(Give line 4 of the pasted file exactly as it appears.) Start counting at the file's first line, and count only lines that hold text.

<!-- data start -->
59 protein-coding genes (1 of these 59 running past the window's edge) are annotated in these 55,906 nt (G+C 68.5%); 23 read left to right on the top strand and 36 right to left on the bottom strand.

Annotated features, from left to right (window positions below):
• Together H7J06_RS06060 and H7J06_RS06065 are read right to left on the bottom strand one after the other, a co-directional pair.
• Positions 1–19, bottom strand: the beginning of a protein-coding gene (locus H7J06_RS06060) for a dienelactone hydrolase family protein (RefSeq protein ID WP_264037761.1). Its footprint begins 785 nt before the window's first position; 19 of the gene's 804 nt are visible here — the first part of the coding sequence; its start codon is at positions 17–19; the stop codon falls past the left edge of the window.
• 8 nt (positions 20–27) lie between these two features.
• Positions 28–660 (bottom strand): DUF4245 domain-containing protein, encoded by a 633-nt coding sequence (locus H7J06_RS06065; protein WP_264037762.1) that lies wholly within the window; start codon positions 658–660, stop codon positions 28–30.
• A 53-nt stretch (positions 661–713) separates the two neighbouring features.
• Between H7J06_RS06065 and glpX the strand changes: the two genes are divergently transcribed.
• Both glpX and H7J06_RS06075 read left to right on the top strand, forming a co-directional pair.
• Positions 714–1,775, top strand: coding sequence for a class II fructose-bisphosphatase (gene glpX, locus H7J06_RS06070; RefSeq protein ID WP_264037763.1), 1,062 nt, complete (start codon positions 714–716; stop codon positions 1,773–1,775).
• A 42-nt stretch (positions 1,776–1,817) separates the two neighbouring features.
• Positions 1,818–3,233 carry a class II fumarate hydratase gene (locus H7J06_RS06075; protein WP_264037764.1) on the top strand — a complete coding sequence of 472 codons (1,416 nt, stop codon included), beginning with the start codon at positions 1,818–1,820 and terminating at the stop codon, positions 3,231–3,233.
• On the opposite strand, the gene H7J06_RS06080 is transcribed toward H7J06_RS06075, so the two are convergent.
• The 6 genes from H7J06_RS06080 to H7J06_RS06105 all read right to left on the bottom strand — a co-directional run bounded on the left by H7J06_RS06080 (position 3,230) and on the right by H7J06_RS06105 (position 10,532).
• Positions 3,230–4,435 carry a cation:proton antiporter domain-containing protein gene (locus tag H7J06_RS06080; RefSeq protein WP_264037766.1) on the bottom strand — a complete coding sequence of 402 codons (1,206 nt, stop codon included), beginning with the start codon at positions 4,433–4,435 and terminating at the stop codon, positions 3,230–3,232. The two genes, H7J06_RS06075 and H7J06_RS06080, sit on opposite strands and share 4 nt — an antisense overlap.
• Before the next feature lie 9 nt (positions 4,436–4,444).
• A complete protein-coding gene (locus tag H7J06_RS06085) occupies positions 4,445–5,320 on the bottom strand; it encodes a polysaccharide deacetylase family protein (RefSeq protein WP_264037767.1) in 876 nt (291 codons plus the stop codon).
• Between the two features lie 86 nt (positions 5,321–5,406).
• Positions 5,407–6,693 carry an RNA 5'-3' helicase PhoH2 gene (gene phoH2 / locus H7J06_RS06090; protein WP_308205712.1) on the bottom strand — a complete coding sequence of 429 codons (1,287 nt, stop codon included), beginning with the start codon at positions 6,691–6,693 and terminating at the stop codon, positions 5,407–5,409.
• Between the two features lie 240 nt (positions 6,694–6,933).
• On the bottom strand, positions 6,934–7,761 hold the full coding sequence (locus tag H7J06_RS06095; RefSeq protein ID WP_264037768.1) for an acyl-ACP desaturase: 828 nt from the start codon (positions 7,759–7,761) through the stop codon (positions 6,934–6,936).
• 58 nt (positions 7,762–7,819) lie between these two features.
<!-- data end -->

• Positions 1–19, bottom strand: the beginning of a protein-coding gene (locus H7J06_RS06060) for a dienelactone hydrolase family protein (RefSeq protein ID WP_264037761.1). Its footprint begins 785 nt before the window's first position; 19 of the gene's 804 nt are visible here — the first part of the coding sequence; its start codon is at positions 17–19; the stop codon falls past the left edge of the window.